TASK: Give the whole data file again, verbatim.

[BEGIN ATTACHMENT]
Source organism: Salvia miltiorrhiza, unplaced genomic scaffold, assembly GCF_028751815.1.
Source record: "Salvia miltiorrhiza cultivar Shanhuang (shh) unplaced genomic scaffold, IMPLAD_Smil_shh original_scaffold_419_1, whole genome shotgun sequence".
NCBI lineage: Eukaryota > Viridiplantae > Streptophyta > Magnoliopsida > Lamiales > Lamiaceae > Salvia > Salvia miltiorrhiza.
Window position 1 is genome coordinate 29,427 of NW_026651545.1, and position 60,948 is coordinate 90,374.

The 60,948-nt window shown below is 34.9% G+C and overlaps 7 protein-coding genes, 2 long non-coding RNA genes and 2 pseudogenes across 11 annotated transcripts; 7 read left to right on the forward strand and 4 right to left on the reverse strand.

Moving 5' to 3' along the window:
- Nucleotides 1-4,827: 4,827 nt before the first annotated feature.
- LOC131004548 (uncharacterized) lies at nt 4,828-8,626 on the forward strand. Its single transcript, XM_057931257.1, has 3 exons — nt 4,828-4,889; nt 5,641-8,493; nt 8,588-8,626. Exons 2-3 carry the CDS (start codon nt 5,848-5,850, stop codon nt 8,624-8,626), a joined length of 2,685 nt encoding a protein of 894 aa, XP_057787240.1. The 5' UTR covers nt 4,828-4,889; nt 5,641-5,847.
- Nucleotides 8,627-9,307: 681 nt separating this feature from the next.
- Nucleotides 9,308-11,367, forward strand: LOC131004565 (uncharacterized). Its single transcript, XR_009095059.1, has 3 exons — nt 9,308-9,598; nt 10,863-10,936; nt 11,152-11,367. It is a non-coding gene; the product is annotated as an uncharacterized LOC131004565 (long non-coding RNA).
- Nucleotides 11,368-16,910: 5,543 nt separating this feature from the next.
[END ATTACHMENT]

Source organism: Salvia miltiorrhiza, unplaced genomic scaffold, assembly GCF_028751815.1.
Source record: "Salvia miltiorrhiza cultivar Shanhuang (shh) unplaced genomic scaffold, IMPLAD_Smil_shh original_scaffold_419_1, whole genome shotgun sequence".
NCBI lineage: Eukaryota > Viridiplantae > Streptophyta > Magnoliopsida > Lamiales > Lamiaceae > Salvia > Salvia miltiorrhiza.
Window position 1 is genome coordinate 29,427 of NW_026651545.1, and position 60,948 is coordinate 90,374.

The 60,948-nt window shown below is 34.9% G+C and overlaps 7 protein-coding genes, 2 long non-coding RNA genes and 2 pseudogenes across 11 annotated transcripts; 7 read left to right on the forward strand and 4 right to left on the reverse strand.

Moving 5' to 3' along the window:
- Nucleotides 1-4,827: 4,827 nt before the first annotated feature.
- LOC131004548 (uncharacterized) lies at nt 4,828-8,626 on the forward strand. Its single transcript, XM_057931257.1, has 3 exons — nt 4,828-4,889; nt 5,641-8,493; nt 8,588-8,626. Exons 2-3 carry the CDS (start codon nt 5,848-5,850, stop codon nt 8,624-8,626), a joined length of 2,685 nt encoding a protein of 894 aa, XP_057787240.1. The 5' UTR covers nt 4,828-4,889; nt 5,641-5,847.
- Nucleotides 8,627-9,307: 681 nt separating this feature from the next.
- Nucleotides 9,308-11,367, forward strand: LOC131004565 (uncharacterized). Its single transcript, XR_009095059.1, has 3 exons — nt 9,308-9,598; nt 10,863-10,936; nt 11,152-11,367. It is a non-coding gene; the product is annotated as an uncharacterized LOC131004565 (long non-coding RNA).
- Nucleotides 11,368-16,910: 5,543 nt separating this feature from the next.